I find Mr Simpkins’ comments both superficial and provocative. The name issue has nothing to do with politics and diplomatic recognitions. It is an anthropological and ethnographic one.

The name of ‘Macedonia’ issue is well implanted into the conscience and identity of the people from both sides. The Macedoslavs without the unilateral and exclusive usage of the term ‘Macedonia’ will have no roots in the Balkans and no identity whatsoever, unless they will revert back to their previous identity as Bulgarians or at least as Bulgarophile Slavs. Having the Albanians growing demographically and threatening their ‘Slavonic milieu’ within FYROM, having the Roma emerging as a separate identity, they are compelled to maintain their fallacy and pseudo-identity as ‘Macedonians’ to avert the disintegration of their state.

On the other hand, the Greeks as a nation, both within Greece and the five million of the Hellenic diaspora, will never compromise their historical and cultural rights as Macedonian Hellenes, and hence the name of Macedonia will always remain well rooted within their history from the time of Archaleaos in the fifth century BC. Thus they will never ever accept as ‘Macedonians’ any other ethnic group. This is logical and could be explained by the fact that the Macedoslavs arrived in the geographic region of Macedonia only in the early sixth century AD, that is more than 1,000 years after the life of Alexander the Great and Aristotle, the great Macedonian Hellenes.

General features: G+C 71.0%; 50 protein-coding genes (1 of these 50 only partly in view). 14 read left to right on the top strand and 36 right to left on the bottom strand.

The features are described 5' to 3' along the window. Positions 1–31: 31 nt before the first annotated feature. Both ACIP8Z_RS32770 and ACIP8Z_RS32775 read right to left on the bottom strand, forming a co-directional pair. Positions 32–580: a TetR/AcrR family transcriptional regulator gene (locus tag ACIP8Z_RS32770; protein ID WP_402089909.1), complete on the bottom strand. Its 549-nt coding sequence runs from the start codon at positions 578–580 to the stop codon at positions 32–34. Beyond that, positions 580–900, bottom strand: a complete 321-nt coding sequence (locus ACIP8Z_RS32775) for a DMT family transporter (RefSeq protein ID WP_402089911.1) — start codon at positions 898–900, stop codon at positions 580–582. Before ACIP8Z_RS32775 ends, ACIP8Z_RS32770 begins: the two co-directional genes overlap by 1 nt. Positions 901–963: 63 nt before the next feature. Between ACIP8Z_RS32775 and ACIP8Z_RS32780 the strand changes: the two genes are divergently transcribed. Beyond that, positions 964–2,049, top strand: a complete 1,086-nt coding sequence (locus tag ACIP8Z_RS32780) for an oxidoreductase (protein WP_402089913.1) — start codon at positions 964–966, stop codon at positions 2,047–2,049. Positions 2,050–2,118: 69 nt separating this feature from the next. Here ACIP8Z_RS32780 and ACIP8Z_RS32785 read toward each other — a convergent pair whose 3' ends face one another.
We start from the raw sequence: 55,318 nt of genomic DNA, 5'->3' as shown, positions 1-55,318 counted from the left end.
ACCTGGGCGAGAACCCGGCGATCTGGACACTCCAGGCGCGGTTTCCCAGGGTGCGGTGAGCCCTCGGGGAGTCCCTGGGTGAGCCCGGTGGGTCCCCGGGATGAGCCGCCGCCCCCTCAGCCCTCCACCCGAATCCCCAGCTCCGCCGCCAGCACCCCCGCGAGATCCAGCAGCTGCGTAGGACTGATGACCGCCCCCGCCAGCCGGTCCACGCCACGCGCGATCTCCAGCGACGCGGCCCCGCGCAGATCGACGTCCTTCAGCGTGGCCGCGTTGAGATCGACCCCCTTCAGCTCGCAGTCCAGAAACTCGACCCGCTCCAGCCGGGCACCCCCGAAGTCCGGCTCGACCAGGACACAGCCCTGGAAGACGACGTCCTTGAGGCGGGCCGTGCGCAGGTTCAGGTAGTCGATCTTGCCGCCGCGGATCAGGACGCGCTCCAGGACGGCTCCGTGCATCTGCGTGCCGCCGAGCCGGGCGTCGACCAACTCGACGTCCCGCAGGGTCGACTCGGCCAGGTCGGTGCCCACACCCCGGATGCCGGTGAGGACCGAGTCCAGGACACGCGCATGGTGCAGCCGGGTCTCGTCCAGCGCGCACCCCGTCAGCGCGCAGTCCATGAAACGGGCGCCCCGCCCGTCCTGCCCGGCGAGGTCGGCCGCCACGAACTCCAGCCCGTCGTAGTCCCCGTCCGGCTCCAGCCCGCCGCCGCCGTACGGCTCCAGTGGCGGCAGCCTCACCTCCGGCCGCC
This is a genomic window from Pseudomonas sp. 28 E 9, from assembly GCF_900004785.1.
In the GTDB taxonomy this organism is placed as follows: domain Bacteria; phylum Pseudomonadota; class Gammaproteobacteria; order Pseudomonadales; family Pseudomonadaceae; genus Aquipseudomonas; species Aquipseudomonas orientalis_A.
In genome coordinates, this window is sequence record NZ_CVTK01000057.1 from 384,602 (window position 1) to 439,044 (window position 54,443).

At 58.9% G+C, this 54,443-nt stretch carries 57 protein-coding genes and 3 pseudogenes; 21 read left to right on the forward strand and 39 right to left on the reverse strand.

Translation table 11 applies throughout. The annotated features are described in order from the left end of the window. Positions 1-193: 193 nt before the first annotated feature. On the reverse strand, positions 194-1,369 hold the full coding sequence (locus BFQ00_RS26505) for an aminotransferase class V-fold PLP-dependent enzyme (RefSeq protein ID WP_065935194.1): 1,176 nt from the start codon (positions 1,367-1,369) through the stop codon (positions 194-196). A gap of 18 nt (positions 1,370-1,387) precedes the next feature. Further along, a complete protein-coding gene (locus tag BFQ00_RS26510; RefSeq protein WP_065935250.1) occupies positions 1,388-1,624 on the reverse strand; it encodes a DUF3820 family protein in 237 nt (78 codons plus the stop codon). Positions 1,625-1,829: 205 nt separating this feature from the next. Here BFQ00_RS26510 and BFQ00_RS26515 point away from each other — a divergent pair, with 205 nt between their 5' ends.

To claim that a small group of Greek ‘nationalists’ are only keen and sensitive on the issue of ‘Macedonia’ is absurd and fallacious. The entire population of 550,000 Australian Hellenes are committed devotees of the Macedonian Hellenic legacies and will never compromise their patriotism to offer to another ethnicity for unilateral usage a name which is well related to their national identity and attested with their history and culture over the last 3,000 years.
Mr Simpkins’ argument that only a handful of nations remain without offering their diplomatic recognition to FYROM, although true in appearance, is wrong in political and diplomatic dynamics. The most important collective entities of international consortia, namely the UN, the NATO, the European Union, the European Security Council, sporting entities and artistic bodies, recognise them simply as ‘FYROM’ until such time that their irredentism is harnessed and the provocations displayed by their leaders both in Skopje as well as in the diaspora ceased. These Macedoslav leaders propagate their irredentist and provocative ideas as part of a process of ethno-genesis, and hence interpret their concepts in a radical and fundamental manner by adopting as their own a foreign culture and history. Mr L. Simpkins’ speech in the Australian parliament ignores the right of 550,000 Australians of Hellenic origin to identify with their history, culture and ancestors.

According to the 2011 ABS and the relevant cross-tabulations, the total population of the Macedoslavs in Australia is approximately 70,000 people, 30 per cent less than what Mr Simpkins suggested in his speech.

* Professor Anastasios M. Tamis is president of the Australian Institute for Macedonian Studies.